Thursday, April 19, 2012

Stephen Harper And The Charter

Stephen Harper has refused to recognize the Charter of Rights and Freedoms as a significant Canadian achievement. There are many reasons for the prime minister's ill will. Chief among them, Roy Romanow has said, is that Harper is on the wrong side of history. He harbours a burning resentment for the world of the 21st century. He has, according to Peter C. Newman, "the best medieval mind in the Commons."

Harper views the pluralism embodied in the Charter as heretical. Haroon Siddiqui speculates that Harper's refusal to celebrate the 30th anniversary of the Charter is because:

It has advanced free speech, freedom of religion, women’s equality, aboriginal rights, English and French linguistic minority rights, gay rights and the rights of immigrants, refugees and multicultural minorities.

Or, Siddiqui writes, perhaps he hates the Charter because he sees it as a Liberal achievement:

The Charter was ushered in by a Liberal government — that, too, by Pierre Elliot Trudeau who was too French, too rich, too arrogant and too socially progressive for many conservatives. They loathed him. He, in turn, couldn’t care less what they thought, which made them madder still. Their hatred and his disdain made for quite a show.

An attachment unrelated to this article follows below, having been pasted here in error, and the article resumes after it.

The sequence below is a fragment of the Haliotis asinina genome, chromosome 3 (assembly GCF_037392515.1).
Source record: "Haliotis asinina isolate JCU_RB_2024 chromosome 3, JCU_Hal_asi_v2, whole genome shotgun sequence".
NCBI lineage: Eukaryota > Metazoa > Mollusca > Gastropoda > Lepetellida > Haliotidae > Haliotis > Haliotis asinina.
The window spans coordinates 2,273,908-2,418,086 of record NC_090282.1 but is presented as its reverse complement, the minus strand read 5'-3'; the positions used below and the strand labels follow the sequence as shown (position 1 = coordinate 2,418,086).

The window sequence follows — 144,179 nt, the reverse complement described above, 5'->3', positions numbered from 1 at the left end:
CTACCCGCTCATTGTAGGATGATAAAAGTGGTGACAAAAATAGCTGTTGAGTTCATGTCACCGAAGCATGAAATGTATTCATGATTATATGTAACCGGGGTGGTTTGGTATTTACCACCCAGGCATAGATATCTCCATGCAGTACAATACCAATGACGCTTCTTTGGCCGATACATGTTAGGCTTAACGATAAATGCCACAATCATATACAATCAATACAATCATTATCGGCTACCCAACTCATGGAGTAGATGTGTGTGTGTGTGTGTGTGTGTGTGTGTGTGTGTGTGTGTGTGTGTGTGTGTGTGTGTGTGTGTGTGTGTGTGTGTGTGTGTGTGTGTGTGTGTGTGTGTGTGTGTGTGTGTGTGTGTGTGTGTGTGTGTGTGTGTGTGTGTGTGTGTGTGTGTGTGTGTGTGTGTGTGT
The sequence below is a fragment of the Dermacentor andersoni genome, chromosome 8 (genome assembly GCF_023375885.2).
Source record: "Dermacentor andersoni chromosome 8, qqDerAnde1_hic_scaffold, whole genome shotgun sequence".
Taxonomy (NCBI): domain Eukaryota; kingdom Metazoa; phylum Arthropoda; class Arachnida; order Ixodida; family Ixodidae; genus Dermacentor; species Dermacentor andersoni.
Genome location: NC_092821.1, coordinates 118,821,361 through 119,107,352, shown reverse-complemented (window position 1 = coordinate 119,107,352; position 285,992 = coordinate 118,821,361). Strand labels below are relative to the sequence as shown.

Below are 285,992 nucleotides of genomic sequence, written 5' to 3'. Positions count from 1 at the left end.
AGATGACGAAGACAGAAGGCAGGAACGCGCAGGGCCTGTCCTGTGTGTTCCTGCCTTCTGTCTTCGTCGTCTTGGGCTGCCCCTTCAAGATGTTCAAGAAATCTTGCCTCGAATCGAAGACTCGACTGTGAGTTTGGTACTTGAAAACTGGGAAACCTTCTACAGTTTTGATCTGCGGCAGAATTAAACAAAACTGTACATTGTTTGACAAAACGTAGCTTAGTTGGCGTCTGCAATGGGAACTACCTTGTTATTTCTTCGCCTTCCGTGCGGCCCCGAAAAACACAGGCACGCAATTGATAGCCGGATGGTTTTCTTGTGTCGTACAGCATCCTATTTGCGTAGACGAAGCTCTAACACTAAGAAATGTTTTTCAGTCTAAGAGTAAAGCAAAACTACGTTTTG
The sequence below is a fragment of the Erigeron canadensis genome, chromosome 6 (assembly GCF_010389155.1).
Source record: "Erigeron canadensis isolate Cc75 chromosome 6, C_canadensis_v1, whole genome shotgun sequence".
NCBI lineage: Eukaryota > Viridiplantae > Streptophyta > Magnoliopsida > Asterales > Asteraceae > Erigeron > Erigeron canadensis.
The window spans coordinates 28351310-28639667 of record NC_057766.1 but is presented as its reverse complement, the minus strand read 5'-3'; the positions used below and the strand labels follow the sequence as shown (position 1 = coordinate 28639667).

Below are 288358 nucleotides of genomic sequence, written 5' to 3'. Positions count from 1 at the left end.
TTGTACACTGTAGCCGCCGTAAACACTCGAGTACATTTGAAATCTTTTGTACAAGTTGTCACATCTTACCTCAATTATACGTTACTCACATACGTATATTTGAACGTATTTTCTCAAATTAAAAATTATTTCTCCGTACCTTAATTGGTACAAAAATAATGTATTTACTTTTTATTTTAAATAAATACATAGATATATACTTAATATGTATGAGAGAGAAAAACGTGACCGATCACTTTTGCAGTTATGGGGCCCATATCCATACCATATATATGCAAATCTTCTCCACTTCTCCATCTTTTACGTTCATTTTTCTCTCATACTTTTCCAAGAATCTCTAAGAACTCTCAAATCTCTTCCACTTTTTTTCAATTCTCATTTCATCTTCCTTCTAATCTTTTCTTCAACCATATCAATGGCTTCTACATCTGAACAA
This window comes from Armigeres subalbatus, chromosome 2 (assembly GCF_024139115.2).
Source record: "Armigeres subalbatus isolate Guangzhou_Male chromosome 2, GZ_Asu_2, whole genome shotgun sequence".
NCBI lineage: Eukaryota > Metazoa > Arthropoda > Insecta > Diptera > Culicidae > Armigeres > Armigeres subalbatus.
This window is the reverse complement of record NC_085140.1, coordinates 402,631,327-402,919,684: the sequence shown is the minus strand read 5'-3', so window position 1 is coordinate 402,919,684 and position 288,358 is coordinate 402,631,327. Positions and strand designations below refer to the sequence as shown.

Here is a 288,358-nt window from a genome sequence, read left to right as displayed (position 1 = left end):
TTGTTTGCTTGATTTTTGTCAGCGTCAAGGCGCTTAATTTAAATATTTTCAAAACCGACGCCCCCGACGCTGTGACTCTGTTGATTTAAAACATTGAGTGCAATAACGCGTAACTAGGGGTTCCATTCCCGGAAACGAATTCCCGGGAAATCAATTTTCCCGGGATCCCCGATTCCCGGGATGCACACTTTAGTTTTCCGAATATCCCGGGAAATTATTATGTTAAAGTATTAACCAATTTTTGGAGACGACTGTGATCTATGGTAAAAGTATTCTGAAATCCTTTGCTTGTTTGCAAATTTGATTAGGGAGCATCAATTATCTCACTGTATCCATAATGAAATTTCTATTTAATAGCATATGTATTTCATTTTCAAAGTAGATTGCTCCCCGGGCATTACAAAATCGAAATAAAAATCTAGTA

But that view simply doesn't take note of the facts. Rene Levesque refused to sign the document. But if he had signed, he would have betrayed the raison d'etre of his party. What was more important was that none of premiers who signed the document were Liberals:

But let’s not forget that at the historic 1981 First Ministers’ Conference, which hammered out the Constitution, Trudeau won the backing of nine premiers, none of whom was a Liberal and as many as seven were Conservatives. Even Brian Peckford of Newfoundland and Sterling Lyon of Manitoba, who disliked Trudeau intensely, signed on. And it was a Tory premier, Bill Davis of Ontario, who helped broker the deal. 

The simple truth is that the men who repatriated the constitution -- with the Charter of Rights and Freedoms -- were men of far greater vision and generosity than Stephen Harper. When judged beside them, it is painfully apparent that Harper is a very small man.

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